If you are looking to buy a profitable online business, it is important to follow this 6-step process.
Buying a business is often one of the largest investments a person makes in their lifetime. The more you understand the buying process and leverage it to your advantage, the more informed your buying decision will be.
In the space of internet businesses, there is a real concern around fraud or at least misleading expectations. So breaking down the buying process into steps allows you to control each aspect and validate the information you get
You do not want to cut corners.
Many folks make them mistake of buying an online business through an auction site (like Flippa). The risk is very high that the numbers provide by the seller aren’t real or that the business may not even be owned by the person selling it.
It is important to be thorough and thoughtful in your buying approach regardless of the size of the investment. If you use this 6-step process in conjunction with the rating process from this other post of mine, you will drastically improve your chances of finding the gem of a deal
Here is the buying process defined:
1. Review listings
The process is slightly different for On-Market Deals vs Off Market deals but fundamentally, the first step is to review the high-level details of the listings that are posted by the seller or the broker. For more information on where to find listings, review this blog post.
When you’re looking at listings you want to review the niche, monetization method, age of the business, revenue and traffic trajectory, workload required by seller, opportunity for growth and improvement, risks and valuation. Here’s a rating process that I use to compare sites on these metrics.
And then make sure that at a high level it meets your investment goals
2. Sign NDA / Speak to Broker
If after you reviewed the listing you feel this could be a good investment for your portfolio then request a prospectus.
Typically, this is done right from the listing page. Just completed the form and press submit and it will tell the seller/broker that you want more information.
If this is a private sale, contact the seller and ask for more details on the business (contact information should be on the listing site)
Often times, you’ll need to sign a Non-Disclosure Agreement. This is to protect the seller by ensuring you don’t learn everything from the seller and then replicate their business without buying it.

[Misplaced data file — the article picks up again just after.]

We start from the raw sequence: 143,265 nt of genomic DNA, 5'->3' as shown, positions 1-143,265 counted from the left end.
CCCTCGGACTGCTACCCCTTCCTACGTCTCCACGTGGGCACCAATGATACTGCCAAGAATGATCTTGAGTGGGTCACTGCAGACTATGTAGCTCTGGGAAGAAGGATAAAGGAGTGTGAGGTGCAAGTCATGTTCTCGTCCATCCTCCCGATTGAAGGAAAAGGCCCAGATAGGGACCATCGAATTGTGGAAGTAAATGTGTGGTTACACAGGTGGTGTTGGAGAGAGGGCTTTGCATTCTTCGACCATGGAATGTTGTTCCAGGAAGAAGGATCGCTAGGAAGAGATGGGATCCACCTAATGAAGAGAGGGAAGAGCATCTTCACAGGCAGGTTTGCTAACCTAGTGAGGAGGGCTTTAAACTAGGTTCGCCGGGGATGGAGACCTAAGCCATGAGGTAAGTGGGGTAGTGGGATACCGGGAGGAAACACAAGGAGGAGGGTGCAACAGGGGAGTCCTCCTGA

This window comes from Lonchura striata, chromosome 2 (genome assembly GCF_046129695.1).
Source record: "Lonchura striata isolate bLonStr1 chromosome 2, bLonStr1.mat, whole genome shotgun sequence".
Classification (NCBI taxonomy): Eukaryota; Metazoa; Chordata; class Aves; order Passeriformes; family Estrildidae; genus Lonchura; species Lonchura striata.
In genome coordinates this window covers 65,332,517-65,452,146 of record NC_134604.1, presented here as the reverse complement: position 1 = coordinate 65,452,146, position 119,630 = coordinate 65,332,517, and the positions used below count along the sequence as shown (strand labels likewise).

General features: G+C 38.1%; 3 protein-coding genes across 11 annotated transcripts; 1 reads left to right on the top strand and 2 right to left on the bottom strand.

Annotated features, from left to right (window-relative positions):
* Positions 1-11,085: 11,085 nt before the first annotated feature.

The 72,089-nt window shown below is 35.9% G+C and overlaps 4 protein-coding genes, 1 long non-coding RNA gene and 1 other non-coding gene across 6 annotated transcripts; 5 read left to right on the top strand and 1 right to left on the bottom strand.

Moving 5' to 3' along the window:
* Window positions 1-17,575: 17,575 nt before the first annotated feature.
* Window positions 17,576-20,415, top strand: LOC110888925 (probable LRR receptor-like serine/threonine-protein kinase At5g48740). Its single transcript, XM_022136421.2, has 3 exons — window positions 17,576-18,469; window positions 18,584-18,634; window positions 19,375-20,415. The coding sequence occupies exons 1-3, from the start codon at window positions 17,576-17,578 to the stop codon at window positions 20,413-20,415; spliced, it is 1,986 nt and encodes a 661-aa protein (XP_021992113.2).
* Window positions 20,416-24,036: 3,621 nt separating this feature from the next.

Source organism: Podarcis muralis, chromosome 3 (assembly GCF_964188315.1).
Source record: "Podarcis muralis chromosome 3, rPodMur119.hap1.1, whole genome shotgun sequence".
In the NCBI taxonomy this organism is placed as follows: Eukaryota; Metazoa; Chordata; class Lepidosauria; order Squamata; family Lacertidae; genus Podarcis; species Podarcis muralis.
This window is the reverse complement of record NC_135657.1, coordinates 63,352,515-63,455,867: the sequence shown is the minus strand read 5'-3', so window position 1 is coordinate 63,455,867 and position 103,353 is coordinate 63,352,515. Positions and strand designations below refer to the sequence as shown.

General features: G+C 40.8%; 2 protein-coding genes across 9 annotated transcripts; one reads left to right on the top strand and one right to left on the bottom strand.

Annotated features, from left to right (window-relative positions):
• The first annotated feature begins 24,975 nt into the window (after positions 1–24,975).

It also protects the broker from you going directly to the seller and them missing out on commissions
3. Receive and Review Prospectus
Once you receive the prospectus, take your time and dive into the next level of detail.
Back to the original rating systems you did in step 1 above, you want to update this with the new information you learned. Be thorough and make sure you understand niche, monetization method, age of the business, revenue and traffic trajectory, workload required by seller, opportunity for growth and improvement, risks and valuation.
You will also get the domain name of the site (or if you are purchasing an Amazon FBA asset, you’ll get a link to the products). Review the site (or product) in detail.
If you feel this may be a site that you’ll purchase, then spend a lot of time on the site seeing where the advertising is placed, order their product to see the process, contact their customer service to see the response rate and try to uncover anything wrong.
Start taking notes on what you don’t understand or need further information from the seller. Often times, there will be something in the detail that you don’t like and will require further inspection.
Confirm this still meets your investment goals.
4. Seller Calls
Seller calls are critical. This is where you build rapport with the seller and where you can get a lot of information. The key is to ask open ended questions and let the seller do most of the talking. You’re looking for anything that doesn’t seem right.
– First seller call
The first seller call is all about relationship building. You’re trying to explain to the seller why you’re the right guy for him to be spending time with. Things to cover:
- Explain who you are
- Compliment them on their business